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Winners and Losers--June 28, 2013

By Rick Horrow and Karla Swatek

June 28, 2013


Winner: The NHL expects revenue to increase $1 billion over the next three years, citing strong attendance and more outdoor games as the primary reasons for the growth. The NHL generated $3.2 billion during the 2011-12 fiscal year, it’s last full season.

Loser: Massive flooding in Calgary this past weekend caused significant damage to the Scotiabank Saddledome, home of the NHL Flames. Flood waters reportedly reached as high as the ninth row of the event level, causing dressing rooms, the video control room, and Zambonis to be destroyed.

What it means: The Flames don’t yet know how much the damage will cost to repair, but it’s going to be in the millions and it might not be complete by the start of the NHL season. The lockout derailed the team’s initial plans to build a new arena, but the extensive damage to the Saddledome should make the issue resurface rather quickly.



Winner: The MLBPA has certified Jay-Z and two other Roc Nation Sports agents to represent baseball players in negotiations with MLB teams. The MLBPA is the second union to certify Jay-Z, following the NBPA last week. New York Yankees 2B Robinson Cano was the first athlete to sign with Roc Nation.

Loser: San Jose’s lawsuit against MLB to relocate the Oakland A’s could cause issues for the league down the road in regard to territorial rights. If the suit goes to trial, it could threaten MLB’s antitrust exemption, which protects the league from federal regulation.

What it means: If San Jose wins at trial, MLB team territorial rights, such as the ones the Giants have to San Jose, lose most of their legitimacy. At that point, almost nothing could stop a third team from moving to either New York or Los Angeles, for example. However, a court ruling would let MLB avoid having to make its own decision on the A’s move, something its put off for more than four years.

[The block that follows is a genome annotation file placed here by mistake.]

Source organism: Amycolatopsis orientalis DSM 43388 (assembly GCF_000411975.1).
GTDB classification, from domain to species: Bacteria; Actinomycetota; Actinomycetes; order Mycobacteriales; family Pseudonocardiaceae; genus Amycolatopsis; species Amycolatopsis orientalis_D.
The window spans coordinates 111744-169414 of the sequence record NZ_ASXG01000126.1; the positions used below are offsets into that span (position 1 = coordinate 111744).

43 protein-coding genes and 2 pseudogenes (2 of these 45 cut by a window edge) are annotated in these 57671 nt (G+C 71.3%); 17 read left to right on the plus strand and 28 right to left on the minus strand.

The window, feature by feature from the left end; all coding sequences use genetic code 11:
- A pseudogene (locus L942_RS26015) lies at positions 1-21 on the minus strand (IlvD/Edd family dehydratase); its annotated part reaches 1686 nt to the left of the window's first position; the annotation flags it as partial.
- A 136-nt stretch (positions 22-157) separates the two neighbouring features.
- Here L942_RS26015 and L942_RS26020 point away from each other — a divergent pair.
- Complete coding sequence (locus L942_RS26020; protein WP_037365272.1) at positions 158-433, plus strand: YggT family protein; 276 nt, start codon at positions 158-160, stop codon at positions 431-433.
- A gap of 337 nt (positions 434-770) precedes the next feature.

Auto Racing

Winner: International Speedway Corporation officially approved a $375-400 million renovation to the iconic Daytona International Speedway. The project, which is being called “Daytona Rising: Reimagining an American Icon,” will begin construction on July 8, with a scheduled completion date of January 1, 2016.

Loser: IndyCar is struggling to find a presenting sponsor that could ultimately replace title sponsor Izod, which would like to exit its deal early despite having two years left on their contract. IndyCar ratings are down on both broadcast and cable this year, and Izod has stopped advertising during races on NBCSN.

What it means: The Daytona project will include expanding the track’s grandstand, widening the concourses, and adding concession stands and elevators. In addition to the renovations, ISC is planning to develop a multi-use retail and entertainment complex in the areas around the track.



Winner: 2014 Super Bowl tickets are expected to sell for an all-time high thanks to the added demand and novelty of playing the game in the New York area. The NFL currently is working on establishing face value prices, which likely will be greater than the $1,250 maximum for this year’s game in New Orleans.

Loser: A judge last week ruled that the Pittsburgh Steelers haven’t proven a proposed Heinz Field expansion meets the requirements to be considered a capital improvement. If the Steelers can’t prove the renovation is an improvement, as opposed to a modification, they won’t be able to get to Pittsburgh-Alleghany County to cover a majority of the project’s cost.

What it means: The judge’s ruling in the Steelers dispute wasn’t binding, and the issue likely will go to trial. However, the odds are stacked against the team. If they are able to convince a jury that the project is a capital improvement, the county is responsible for $40 million of the $60 million price tag.



Winner: Adidas and EPL club Chelsea have agreed to a 10-year extension of their kit deal worth $450 million. At $45 million annually, the deal is by far the most lucrative partnership in the Chelsea’s history, topping the $28 million per year the club receives from its jersey sponsorship with Samsung.

Loser: FIFA is considering scrapping plans to televise next year’s World Cup in 3-D, citing ESPN’s recent decision to drop its 3-D channel. Since the 2010 World Cup was broadcast in 3-D, only 6% of TVs in the U.S. have adopted the technology.

What it means: ESPN’s decision to drop its 3-D channel is a pretty strong indictment of the technology’s failure. While there’s interest from several World Cup broadcasters to retain a 3-D feed, the audience size likely won’t warrant the cost of production.

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